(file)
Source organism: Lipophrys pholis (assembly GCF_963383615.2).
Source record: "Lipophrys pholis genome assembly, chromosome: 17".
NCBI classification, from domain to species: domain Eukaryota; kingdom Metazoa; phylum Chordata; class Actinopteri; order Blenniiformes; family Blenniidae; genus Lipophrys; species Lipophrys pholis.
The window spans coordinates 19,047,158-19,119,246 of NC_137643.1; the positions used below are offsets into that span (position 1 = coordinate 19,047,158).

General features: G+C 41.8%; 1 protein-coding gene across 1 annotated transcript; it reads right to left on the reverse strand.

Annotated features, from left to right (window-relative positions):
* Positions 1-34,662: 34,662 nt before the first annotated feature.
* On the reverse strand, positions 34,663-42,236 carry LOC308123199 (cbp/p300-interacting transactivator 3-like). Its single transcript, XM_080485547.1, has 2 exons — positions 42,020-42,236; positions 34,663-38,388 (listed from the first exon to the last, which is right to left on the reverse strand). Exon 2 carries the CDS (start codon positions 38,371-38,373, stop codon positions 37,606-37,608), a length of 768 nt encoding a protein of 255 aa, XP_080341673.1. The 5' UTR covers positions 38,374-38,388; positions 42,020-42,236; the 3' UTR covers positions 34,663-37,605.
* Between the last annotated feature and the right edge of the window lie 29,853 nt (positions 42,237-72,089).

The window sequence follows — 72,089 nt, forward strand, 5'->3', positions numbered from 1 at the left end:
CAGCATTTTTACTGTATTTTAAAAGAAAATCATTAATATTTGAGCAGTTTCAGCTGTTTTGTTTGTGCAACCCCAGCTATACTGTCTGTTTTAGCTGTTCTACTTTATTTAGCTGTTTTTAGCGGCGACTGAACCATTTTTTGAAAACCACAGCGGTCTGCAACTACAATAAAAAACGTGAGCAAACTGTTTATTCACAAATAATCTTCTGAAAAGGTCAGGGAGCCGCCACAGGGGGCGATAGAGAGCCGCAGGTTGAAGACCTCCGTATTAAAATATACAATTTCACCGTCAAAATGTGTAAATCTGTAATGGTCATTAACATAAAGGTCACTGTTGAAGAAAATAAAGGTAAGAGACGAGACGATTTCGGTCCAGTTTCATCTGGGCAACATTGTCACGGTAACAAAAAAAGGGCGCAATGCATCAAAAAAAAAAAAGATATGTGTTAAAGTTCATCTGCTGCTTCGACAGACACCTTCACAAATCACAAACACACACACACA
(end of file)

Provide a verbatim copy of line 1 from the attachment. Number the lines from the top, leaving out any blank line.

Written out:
Source organism: Lipophrys pholis (assembly GCF_963383615.2).